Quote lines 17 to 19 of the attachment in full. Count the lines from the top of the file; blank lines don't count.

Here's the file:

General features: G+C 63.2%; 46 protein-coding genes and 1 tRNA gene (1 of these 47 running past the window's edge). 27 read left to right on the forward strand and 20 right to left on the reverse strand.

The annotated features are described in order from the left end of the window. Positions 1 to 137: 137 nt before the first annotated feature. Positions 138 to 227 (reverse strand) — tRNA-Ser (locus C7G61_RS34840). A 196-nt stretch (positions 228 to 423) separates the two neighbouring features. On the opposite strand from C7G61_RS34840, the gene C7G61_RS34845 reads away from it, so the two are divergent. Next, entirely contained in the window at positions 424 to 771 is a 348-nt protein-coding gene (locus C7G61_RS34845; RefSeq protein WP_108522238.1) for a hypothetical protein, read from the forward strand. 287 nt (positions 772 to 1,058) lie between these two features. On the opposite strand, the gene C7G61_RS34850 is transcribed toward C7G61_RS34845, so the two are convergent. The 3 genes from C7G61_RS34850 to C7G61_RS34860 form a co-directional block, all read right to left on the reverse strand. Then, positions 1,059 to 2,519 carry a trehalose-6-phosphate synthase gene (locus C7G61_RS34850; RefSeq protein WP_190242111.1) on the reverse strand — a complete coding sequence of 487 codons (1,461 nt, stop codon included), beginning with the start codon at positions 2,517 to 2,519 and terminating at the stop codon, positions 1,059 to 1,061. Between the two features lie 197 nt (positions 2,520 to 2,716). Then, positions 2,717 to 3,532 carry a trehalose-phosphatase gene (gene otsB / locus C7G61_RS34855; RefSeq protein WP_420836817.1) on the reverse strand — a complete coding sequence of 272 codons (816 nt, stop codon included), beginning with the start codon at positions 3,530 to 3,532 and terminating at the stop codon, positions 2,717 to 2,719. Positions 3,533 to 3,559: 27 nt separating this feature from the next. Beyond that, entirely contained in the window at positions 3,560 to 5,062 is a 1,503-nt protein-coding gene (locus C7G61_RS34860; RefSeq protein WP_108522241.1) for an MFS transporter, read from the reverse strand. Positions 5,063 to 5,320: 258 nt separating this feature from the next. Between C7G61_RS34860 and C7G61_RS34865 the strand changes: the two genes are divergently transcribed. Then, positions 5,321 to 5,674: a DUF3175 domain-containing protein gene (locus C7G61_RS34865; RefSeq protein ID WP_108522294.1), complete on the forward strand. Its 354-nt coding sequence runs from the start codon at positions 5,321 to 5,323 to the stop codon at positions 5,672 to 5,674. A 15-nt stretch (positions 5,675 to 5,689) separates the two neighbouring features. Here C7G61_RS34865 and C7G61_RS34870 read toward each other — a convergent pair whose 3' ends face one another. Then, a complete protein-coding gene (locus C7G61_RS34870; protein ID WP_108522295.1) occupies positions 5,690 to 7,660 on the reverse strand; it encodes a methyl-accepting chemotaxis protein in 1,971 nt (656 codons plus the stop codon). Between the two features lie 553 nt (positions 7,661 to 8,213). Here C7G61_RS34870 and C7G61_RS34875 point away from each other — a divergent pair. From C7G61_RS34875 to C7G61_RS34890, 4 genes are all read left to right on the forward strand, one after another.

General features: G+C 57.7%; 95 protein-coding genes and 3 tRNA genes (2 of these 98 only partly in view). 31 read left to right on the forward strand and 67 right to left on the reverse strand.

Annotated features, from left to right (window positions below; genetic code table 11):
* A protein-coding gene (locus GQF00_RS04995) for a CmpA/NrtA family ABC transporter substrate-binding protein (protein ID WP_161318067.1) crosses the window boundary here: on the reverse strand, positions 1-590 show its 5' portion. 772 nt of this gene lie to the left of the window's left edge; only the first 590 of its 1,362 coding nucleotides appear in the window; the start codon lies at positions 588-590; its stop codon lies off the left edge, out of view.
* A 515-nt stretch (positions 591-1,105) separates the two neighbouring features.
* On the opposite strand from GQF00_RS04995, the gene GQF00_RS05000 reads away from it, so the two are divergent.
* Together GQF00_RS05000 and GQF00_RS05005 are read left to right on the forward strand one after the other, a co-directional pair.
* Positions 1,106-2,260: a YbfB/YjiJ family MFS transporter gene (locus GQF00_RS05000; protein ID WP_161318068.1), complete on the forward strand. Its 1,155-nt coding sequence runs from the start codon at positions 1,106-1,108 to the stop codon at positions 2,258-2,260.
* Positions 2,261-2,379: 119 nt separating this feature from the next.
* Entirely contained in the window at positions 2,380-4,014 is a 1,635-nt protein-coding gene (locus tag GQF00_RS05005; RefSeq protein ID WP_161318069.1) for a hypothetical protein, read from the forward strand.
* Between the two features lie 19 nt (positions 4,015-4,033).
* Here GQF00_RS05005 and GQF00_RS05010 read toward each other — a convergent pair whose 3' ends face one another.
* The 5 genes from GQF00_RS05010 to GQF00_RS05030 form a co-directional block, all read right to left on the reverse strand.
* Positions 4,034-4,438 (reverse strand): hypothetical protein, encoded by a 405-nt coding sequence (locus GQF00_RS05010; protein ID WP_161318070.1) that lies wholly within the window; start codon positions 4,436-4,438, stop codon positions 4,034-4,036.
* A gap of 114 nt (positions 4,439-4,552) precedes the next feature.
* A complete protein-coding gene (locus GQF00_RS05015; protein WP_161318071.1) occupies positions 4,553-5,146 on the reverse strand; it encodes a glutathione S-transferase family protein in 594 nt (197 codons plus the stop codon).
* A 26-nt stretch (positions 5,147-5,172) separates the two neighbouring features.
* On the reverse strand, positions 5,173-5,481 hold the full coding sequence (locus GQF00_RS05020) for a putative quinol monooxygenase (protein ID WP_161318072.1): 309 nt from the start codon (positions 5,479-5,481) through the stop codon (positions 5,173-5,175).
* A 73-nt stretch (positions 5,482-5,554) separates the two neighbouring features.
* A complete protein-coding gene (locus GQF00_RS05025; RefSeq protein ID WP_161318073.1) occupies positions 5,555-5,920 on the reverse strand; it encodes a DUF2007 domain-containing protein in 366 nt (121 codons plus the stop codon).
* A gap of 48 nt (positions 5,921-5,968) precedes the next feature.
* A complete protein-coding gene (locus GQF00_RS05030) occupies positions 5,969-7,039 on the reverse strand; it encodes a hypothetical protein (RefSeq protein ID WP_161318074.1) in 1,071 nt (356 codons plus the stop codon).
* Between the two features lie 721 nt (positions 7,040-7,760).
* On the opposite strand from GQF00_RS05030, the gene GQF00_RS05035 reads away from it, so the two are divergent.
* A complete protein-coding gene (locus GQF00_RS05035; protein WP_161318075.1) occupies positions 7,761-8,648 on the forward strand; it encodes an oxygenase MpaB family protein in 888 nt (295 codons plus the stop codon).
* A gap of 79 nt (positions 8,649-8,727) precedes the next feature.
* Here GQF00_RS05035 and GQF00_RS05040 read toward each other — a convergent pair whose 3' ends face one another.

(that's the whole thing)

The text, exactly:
* A complete protein-coding gene (locus GQF00_RS05015; protein WP_161318071.1) occupies positions 4,553-5,146 on the reverse strand; it encodes a glutathione S-transferase family protein in 594 nt (197 codons plus the stop codon).
* A 26-nt stretch (positions 5,147-5,172) separates the two neighbouring features.
* On the reverse strand, positions 5,173-5,481 hold the full coding sequence (locus GQF00_RS05020) for a putative quinol monooxygenase (protein ID WP_161318072.1): 309 nt from the start codon (positions 5,479-5,481) through the stop codon (positions 5,173-5,175).